ron, Aug-03 2008

On Oblivion: episode 1

Preface: while ranting is no exact science, deliberate ranting isn't even art. It needs to be genuine, and as such it takes special occasions and special games.
Enter Oblivion, a game with such a fascinating density of flaws that it warrants what nothing warranted before: a multi-part series of in-depth rants.
Join me today for episode numero uno, where I expel some warm thoughts about Oblivion's skill and character growth systems, and do check back sometime later this month for follow-ups about its game world, combat and quests.

Episode 1: the lack of all trades

A)Permanent character growth as a reward; B)an economy system of some sort. This is my current best definition of what makes a game an RPG, and Oblivion fails at requirement A. So far so good.
In nigh every corner of the internet, you will find people who genuinely, honestly tolerated Oblivion. They will explain to you that terrible, broken, nay, stupid combat is currently the industry standard for RPGs, and hence it's super-okay for Oblivion to feature just that. They will also explain to you that after a brief period of clarity during which they were aware how poorly designed the underlying skill system is, they fixed the game by starting over with a 100% backwards, 100% predictable custom-class character.

Here, let me be accomodating. I present you with the most positive aspect of Oblivion: landscape ogling. Note the deliberate absence of combat or any other expression of gameplay in this screenshot.

The unifying trait of all known proponents of Oblivion, since they somehow ended up progressing through the game, is that they all play as the one most straightforward class: the merchant healer wizard charmer warlord thief who plays the persuasion mini-game with every NPC on the face of the planet's crust, sneaks around in a patchwork of both light and heavy armor, lugs around 150 pounds in alchemy equipment and repair hammers at all times, tries for stealth kills with a bow, and then cleans up leftover mobs with a combination of summoned scamps and fireballs, while switching back and forth, undecidedly, between a two-handed war hammer and bare fists. And who would blame them? Who'd want to miss out on that strength boost?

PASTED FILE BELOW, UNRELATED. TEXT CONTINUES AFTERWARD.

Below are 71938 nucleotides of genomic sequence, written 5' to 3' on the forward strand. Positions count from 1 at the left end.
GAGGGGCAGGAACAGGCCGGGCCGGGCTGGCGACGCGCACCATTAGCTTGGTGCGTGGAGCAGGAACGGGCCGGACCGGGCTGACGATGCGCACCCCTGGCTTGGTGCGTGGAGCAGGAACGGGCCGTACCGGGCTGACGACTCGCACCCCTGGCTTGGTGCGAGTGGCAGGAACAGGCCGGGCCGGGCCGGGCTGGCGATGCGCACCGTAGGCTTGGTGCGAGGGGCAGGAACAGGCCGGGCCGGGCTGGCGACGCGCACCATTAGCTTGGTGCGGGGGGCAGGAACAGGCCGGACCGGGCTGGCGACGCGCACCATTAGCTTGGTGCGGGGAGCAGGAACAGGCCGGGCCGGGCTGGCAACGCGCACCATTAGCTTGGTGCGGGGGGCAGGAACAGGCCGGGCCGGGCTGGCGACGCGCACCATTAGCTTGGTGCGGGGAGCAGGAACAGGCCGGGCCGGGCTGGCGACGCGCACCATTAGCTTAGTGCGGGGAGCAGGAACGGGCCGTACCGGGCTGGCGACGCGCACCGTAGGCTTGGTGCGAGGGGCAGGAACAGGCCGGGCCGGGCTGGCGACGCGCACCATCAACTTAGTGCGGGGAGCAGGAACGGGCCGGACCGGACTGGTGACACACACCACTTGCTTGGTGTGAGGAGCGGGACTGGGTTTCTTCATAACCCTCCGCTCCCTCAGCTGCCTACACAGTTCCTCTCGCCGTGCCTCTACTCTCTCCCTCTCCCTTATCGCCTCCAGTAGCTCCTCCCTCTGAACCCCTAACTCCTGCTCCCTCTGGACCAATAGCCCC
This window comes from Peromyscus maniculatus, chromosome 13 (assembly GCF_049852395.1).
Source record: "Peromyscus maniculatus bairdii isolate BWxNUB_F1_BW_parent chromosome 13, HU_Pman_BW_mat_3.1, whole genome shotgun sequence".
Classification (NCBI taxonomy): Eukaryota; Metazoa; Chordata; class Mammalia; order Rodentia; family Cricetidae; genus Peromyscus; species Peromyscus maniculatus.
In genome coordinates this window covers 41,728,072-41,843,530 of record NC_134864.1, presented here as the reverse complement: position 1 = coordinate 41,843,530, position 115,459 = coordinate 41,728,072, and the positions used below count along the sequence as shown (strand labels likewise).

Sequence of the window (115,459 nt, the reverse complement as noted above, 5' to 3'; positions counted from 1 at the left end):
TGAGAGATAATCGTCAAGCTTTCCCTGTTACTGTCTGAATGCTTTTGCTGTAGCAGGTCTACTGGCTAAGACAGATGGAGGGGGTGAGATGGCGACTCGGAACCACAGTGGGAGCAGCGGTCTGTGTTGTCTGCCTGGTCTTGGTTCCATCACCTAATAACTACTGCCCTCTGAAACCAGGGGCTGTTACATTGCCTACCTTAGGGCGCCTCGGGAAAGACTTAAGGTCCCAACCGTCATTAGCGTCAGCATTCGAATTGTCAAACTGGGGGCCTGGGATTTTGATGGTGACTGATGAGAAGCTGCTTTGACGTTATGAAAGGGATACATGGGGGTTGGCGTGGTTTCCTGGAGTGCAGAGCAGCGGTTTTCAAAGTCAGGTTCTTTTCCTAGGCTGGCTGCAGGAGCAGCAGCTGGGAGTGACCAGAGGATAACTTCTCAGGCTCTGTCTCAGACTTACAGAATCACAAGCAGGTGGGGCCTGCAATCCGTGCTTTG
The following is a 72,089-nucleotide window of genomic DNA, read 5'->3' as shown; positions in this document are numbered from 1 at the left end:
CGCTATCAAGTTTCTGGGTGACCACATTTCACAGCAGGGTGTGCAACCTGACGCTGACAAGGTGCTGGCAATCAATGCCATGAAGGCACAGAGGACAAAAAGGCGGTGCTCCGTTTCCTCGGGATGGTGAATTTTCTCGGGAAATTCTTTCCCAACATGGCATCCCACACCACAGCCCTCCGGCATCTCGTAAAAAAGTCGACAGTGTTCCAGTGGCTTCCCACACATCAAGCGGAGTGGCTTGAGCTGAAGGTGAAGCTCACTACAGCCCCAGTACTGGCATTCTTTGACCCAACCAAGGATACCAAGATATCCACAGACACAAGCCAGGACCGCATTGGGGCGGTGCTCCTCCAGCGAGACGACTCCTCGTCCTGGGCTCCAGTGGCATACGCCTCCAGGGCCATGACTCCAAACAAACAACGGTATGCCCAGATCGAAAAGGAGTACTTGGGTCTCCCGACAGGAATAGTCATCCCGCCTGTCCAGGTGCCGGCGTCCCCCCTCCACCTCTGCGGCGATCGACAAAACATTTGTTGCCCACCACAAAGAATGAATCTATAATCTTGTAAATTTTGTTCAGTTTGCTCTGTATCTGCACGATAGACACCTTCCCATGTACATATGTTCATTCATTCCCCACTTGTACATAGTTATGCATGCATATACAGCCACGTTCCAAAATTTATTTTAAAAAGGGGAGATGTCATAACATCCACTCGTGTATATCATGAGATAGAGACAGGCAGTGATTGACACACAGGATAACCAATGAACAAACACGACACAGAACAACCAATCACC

This strategy might seem overly elaborate to those who have played good RPGs at one point or another, but it just so happens to be the smartest, most efficient solution to the absurdity that is Oblivion's character growth system.
Your character levels up each time any combination of major skills has gone up ten times, while individual skill levels go up simply through repeated use of that skill. Meanwhile, skill increases also contribute to the available stat boosts you can pick from when you level up. It follows that by training often in minor skills, the only skills that will not make you level faster, you will end up with the best possible stats at each given level.
That's not so bad, huh? So you can make your character really powerful if you understand the system and game it. But it can't be so nice and easy now, can it?

The trouble is that the leveling system just doesn't make your character stronger, as you'd expect it to. Well, yeah, okay, actually it does that, but it's a strange kind of strength, one that doesn't work to your advantage. Before becoming "stronger" by leveling up, the problem you first have to solve in Oblivion is actually keeping up with your foes.
The filthy root slung around the monolithic core of Oblivion's problems is of course the ubiquitous scaling of loot, enemies and enemies' equipment roughly, automatically, somehow, to your character level. And only your level. It tracks neither your combat proficiency, equipment nor plain stats, but still gives boosts in all those areas to the enemies it throws at you. Because the only way to get good stat boosts is to train as many different skills as possible, characters that develop too few skills, maybe only their major skills, will soon lag in stats and then be maimed by even basic randomly spawned creatures. Characters that dare to focus on non-combat disciplines for a few level-ups will be maimed even more. It's hard to believe whoever decided on the level-scaling mechanic had any awareness of how the character growth system functions, and vice versa. The game is like a child that had its shoe-laces tied together by its own spiteful parents.